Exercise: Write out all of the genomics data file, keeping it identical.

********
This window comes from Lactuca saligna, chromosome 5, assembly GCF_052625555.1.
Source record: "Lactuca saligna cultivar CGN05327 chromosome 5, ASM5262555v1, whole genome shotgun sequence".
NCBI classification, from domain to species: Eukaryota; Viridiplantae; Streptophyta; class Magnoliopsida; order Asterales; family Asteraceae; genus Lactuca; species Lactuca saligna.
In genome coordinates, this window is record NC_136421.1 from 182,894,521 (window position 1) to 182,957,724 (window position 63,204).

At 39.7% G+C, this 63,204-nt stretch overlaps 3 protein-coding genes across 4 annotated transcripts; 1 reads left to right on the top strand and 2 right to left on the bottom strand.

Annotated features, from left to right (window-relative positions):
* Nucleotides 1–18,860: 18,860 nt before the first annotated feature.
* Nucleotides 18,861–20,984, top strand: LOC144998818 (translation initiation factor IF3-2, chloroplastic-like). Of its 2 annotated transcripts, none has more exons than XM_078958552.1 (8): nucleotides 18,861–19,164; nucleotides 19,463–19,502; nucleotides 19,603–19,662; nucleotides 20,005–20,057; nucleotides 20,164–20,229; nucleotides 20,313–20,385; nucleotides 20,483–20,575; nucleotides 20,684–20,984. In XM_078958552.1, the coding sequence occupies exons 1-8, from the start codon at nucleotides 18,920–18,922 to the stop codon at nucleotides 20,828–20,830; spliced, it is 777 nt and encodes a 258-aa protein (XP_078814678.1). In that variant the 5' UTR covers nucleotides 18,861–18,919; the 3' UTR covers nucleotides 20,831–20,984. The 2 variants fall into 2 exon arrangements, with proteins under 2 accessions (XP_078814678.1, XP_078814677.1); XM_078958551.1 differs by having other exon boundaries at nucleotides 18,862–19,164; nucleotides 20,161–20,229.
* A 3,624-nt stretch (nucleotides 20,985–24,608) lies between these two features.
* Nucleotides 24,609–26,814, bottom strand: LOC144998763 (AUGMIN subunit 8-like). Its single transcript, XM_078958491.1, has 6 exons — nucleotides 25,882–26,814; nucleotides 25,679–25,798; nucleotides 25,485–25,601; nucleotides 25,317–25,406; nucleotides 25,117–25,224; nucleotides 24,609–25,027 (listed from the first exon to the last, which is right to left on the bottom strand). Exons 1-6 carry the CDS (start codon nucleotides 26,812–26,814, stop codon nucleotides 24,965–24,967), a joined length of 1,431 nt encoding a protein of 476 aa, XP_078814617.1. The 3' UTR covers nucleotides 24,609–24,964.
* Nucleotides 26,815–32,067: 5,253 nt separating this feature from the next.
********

This window comes from Lactuca saligna, chromosome 5, assembly GCF_052625555.1.
Source record: "Lactuca saligna cultivar CGN05327 chromosome 5, ASM5262555v1, whole genome shotgun sequence".
NCBI classification, from domain to species: Eukaryota; Viridiplantae; Streptophyta; class Magnoliopsida; order Asterales; family Asteraceae; genus Lactuca; species Lactuca saligna.
In genome coordinates, this window is record NC_136421.1 from 182,894,521 (window position 1) to 182,957,724 (window position 63,204).

At 39.7% G+C, this 63,204-nt stretch overlaps 3 protein-coding genes across 4 annotated transcripts; 1 reads left to right on the top strand and 2 right to left on the bottom strand.

Annotated features, from left to right (window-relative positions):
* Nucleotides 1–18,860: 18,860 nt before the first annotated feature.
* Nucleotides 18,861–20,984, top strand: LOC144998818 (translation initiation factor IF3-2, chloroplastic-like). Of its 2 annotated transcripts, none has more exons than XM_078958552.1 (8): nucleotides 18,861–19,164; nucleotides 19,463–19,502; nucleotides 19,603–19,662; nucleotides 20,005–20,057; nucleotides 20,164–20,229; nucleotides 20,313–20,385; nucleotides 20,483–20,575; nucleotides 20,684–20,984. In XM_078958552.1, the coding sequence occupies exons 1-8, from the start codon at nucleotides 18,920–18,922 to the stop codon at nucleotides 20,828–20,830; spliced, it is 777 nt and encodes a 258-aa protein (XP_078814678.1). In that variant the 5' UTR covers nucleotides 18,861–18,919; the 3' UTR covers nucleotides 20,831–20,984. The 2 variants fall into 2 exon arrangements, with proteins under 2 accessions (XP_078814678.1, XP_078814677.1); XM_078958551.1 differs by having other exon boundaries at nucleotides 18,862–19,164; nucleotides 20,161–20,229.
* A 3,624-nt stretch (nucleotides 20,985–24,608) lies between these two features.
* Nucleotides 24,609–26,814, bottom strand: LOC144998763 (AUGMIN subunit 8-like). Its single transcript, XM_078958491.1, has 6 exons — nucleotides 25,882–26,814; nucleotides 25,679–25,798; nucleotides 25,485–25,601; nucleotides 25,317–25,406; nucleotides 25,117–25,224; nucleotides 24,609–25,027 (listed from the first exon to the last, which is right to left on the bottom strand). Exons 1-6 carry the CDS (start codon nucleotides 26,812–26,814, stop codon nucleotides 24,965–24,967), a joined length of 1,431 nt encoding a protein of 476 aa, XP_078814617.1. The 3' UTR covers nucleotides 24,609–24,964.
* Nucleotides 26,815–32,067: 5,253 nt separating this feature from the next.